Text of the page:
By James Williford
MINNESOTA “I understand what you want . . . from the few words I have heard you speak,” said Chief Flat Mouth of the Pillager Band of Ojibwe to a group of U.S. government officials in 1855. “You want land.”
The assessment was spot on. Along with fifteen other delegates representing the Pillager, Mississippi, and Winnibigoshish bands, Flat Mouth had traveled more than a thousand miles to Washington, D.C., where he found himself negotiating a treaty that, three years later, would help form the state borders of Minnesota. In the almost rustic legalese of the resulting document, the Native Americans ended up relinquishing territory “beginning at a point where the east branch of Snake River crosses the southern boundary-line of the Chippewa country, . . . running thence, up the said branch, to its source; thence, nearly north in a straight line, to the mouth of East Savannah River,” and so on—a massive region in what would become the northwest corner of the state.
“Why Treaties Matter: Self-Government in the Dakota and Ojibwe Nations,” a new traveling exhibition mounted by the Minnesota Humanities Center, the Minnesota Indian Affairs Council, and the National Museum of the American Indian, takes a hard look at the history of this and the twenty-four other agreements that the United States hammered out with Minnesota tribes between 1805 and 1867. Some were peace treaties brokered by the government between tribes. Others were treaties of friendship, meant to ensure amicable relations between European and Native Americans. But the majority—sixteen of those twenty-five—were land-cession treaties, similar to the one that Flat Mouth so pithily summarized.
Representatives of the Native American tribes involved in treaty negotiations were often and, as the nineteenth century wore on, increasingly pressured into signing the agreements. “While there were no guns to their heads,” says Mark Hirsch, a historian at NMAI and one of the curators of the show, “they knew that if they balked, if they didn’t give up the territories, nothing good was going to happen.” America was pushing aggressively westward into their lands: There were newly built military forts, with their implied threat of violence, to consider, and, of more immediate concern, the devastating impingements of white settlers on the natives’ traditional means of subsistence—hunting, fishing, and harvesting wild rice. The Indians were starving. “Selling land became a way to survive,” says Hirsch. “Even the fur trade had dried up. There was nothing else. A lot of native leaders began to see the treaties as the only way to keep their people alive.”
In exchange for huge swaths of land—hundreds of thousands of acres, in some cases—the tribes were promised lump sums of cash, agricultural equipment, annuities for education, the services of government blacksmiths, and reservations. The reservations, the exhibition emphasizes, were not given to the Indians, as is commonly thought, but rather retained by them, the last vestiges of their original lands. Also retained in some treaties were the natives’ rights to hunt and fish in the ceded territories—rights that, because they apply “out of season,” stir the ire of certain nonnative game and wildlife groups today. “These are rights that native peoples have had since time immemorial,” explains David O’Fallon, president of MNHC.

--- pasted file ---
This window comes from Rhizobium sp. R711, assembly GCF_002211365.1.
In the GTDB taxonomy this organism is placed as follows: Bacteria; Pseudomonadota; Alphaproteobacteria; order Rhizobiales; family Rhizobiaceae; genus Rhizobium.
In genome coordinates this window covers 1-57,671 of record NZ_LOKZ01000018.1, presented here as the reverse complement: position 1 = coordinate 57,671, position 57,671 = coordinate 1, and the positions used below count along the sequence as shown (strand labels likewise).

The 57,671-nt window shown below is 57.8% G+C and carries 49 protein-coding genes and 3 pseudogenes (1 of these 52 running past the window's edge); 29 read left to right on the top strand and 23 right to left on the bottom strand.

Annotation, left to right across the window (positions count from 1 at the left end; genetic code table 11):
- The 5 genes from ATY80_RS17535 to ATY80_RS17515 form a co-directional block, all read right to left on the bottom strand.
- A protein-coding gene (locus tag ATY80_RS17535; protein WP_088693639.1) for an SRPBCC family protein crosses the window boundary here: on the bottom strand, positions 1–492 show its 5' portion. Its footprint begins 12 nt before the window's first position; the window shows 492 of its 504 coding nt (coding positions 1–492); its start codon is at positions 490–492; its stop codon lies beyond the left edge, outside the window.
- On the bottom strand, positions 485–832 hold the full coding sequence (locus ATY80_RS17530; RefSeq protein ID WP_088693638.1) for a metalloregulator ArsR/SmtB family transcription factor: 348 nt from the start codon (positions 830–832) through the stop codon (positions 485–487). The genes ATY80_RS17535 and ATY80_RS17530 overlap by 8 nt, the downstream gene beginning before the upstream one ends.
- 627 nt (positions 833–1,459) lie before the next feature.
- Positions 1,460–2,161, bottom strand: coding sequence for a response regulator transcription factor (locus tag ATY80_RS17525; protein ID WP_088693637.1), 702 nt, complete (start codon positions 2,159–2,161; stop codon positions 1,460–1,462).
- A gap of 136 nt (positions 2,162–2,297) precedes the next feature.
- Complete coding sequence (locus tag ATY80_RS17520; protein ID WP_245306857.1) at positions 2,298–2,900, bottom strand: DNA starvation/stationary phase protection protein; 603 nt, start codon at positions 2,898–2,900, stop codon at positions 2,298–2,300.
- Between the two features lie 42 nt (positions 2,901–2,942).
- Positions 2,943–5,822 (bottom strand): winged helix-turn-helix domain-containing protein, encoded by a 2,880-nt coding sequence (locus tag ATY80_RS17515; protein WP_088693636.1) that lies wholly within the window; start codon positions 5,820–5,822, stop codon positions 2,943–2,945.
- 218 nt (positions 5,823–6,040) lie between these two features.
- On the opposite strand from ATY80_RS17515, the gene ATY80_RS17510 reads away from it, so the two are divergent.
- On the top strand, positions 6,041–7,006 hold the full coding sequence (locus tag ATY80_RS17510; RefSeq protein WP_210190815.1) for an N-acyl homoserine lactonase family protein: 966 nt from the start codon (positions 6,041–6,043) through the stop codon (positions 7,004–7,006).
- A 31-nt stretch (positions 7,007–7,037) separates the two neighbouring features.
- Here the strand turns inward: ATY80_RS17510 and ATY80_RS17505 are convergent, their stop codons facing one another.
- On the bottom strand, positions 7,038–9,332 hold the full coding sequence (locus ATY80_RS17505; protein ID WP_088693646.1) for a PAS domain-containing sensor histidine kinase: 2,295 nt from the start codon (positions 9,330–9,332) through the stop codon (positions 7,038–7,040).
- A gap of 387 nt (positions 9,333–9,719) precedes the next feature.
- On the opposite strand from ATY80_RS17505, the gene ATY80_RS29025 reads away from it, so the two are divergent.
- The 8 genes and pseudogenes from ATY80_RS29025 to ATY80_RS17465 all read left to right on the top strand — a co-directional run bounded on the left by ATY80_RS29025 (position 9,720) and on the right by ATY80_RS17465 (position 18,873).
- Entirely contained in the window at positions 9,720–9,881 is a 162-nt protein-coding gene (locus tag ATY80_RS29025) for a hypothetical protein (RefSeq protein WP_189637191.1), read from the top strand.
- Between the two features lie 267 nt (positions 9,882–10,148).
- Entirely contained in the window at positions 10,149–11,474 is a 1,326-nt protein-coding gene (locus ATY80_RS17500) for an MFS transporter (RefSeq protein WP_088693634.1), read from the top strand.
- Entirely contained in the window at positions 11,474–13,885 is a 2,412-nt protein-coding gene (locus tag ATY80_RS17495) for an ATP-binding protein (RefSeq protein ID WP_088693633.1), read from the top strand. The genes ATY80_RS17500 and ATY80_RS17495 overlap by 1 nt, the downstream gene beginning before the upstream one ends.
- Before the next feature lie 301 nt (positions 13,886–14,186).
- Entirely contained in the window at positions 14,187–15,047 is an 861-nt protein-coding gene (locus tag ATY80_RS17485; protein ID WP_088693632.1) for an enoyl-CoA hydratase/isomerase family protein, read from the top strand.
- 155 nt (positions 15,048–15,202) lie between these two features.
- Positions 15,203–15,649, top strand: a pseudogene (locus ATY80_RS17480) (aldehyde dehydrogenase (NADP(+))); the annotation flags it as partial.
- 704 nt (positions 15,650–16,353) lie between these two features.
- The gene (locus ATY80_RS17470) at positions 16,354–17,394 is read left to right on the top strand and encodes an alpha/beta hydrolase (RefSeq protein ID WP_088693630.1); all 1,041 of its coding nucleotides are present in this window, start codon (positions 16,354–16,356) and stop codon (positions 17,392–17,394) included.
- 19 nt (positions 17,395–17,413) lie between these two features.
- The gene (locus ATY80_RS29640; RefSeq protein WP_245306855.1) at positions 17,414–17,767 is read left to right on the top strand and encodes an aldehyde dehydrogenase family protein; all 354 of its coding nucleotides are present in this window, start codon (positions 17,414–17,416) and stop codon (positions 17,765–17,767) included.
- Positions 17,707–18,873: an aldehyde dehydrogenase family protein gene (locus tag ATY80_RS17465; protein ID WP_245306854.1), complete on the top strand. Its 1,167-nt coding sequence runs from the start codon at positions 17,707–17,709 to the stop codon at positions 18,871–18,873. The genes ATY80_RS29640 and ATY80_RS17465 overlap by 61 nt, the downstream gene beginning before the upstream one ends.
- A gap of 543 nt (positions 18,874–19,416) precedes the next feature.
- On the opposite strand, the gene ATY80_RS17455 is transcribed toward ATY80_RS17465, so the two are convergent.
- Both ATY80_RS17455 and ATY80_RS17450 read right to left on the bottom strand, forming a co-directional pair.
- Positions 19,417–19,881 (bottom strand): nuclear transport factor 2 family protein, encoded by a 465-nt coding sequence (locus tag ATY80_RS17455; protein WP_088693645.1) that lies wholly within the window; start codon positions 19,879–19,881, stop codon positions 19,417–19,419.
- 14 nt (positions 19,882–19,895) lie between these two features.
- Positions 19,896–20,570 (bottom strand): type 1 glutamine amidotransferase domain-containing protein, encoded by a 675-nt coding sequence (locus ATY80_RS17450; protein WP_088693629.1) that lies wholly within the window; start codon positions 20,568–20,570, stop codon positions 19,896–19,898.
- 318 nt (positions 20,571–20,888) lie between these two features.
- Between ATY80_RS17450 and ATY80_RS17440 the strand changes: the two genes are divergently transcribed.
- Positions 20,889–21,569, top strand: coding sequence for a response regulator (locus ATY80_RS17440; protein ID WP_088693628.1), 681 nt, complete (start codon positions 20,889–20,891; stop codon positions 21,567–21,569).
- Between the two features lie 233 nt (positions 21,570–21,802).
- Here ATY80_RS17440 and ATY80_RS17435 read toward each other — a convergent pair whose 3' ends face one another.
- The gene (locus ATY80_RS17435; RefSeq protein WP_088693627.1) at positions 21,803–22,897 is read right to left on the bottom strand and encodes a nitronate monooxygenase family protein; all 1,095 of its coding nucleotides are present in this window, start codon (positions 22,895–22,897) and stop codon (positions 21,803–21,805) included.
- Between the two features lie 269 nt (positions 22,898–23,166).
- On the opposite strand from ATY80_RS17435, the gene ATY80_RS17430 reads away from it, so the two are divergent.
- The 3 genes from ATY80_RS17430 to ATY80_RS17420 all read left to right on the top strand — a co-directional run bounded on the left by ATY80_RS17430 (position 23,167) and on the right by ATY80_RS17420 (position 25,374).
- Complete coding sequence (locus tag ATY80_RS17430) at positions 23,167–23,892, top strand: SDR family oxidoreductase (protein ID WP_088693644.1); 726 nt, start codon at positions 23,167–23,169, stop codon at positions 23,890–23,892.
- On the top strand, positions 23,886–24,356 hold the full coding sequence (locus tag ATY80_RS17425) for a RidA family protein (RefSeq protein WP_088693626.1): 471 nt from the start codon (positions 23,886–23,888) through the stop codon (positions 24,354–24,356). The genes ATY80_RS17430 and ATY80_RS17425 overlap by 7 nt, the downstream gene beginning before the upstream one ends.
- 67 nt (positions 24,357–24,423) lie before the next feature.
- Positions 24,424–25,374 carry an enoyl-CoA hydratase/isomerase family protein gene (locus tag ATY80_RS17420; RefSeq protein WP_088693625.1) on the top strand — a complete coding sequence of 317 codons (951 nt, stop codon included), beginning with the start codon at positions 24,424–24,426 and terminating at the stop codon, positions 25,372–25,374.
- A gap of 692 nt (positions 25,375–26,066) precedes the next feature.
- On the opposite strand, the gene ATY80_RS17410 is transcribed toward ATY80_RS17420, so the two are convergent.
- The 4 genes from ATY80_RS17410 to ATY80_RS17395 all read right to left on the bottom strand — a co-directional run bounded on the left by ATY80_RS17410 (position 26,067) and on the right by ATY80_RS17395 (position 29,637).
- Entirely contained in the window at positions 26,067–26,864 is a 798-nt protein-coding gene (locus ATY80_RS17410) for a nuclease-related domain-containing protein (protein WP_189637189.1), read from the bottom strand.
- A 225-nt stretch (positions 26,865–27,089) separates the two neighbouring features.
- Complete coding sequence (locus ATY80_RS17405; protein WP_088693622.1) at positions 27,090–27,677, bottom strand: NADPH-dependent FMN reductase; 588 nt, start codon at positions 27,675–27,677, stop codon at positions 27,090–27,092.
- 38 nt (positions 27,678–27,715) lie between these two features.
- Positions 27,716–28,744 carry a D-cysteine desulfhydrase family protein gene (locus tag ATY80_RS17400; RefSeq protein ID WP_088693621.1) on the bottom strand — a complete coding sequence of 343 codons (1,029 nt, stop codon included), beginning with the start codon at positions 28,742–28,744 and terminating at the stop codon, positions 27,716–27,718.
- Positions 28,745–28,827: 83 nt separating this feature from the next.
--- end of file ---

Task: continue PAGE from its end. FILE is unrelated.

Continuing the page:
At the heart of the exhibition is a straightforward message, says Hirsch, more important than any of the specific provisions outlined in the treaties. “What these treaties are, essentially,” he says, “are agreements between nations. Treaties are not made by any entities other than nations, and agreements between nations are inviolable.” In other words, by making treaties with Native American tribes, the United States tacitly recognized their status as nations, independent, and endowed with inherent rights of self-determination not unlike those on which the country itself was founded. “That notion of nationhood,” he continues, “stipulates the basis on which modern tribal sovereignty rests. And the things that the tribes are doing today—I’m thinking of gaming, providing health services, housing, education services—flow from an understanding that they have always been sovereign.”
“The treaties invite us not just to look at the history,” adds O’Fallon, “but to consider our common future together. These are courageous people, who, against enormous odds, have created a culture, kept an identity, and built nations that have succeeded in many dimensions. The challenge to us now is to ask what kind of future can we create together: How will we share the land and the water, the education system, the cultural values, and grow an economy that is equitable and sustainable?”
The Minnesota treaties represent only a fraction of the approximately 370 agreements that the United States negotiated with various native peoples between 1777 and 1871—a fact that, O’Fallon hopes, will inspire other states and tribal nations to work together to create similar exhibitions. “Knowing the history and the current implications of these treaties,” he says, “is something that many other native nations across the U.S. are going to find valuable as a piece of building their own identity and strength going forward.”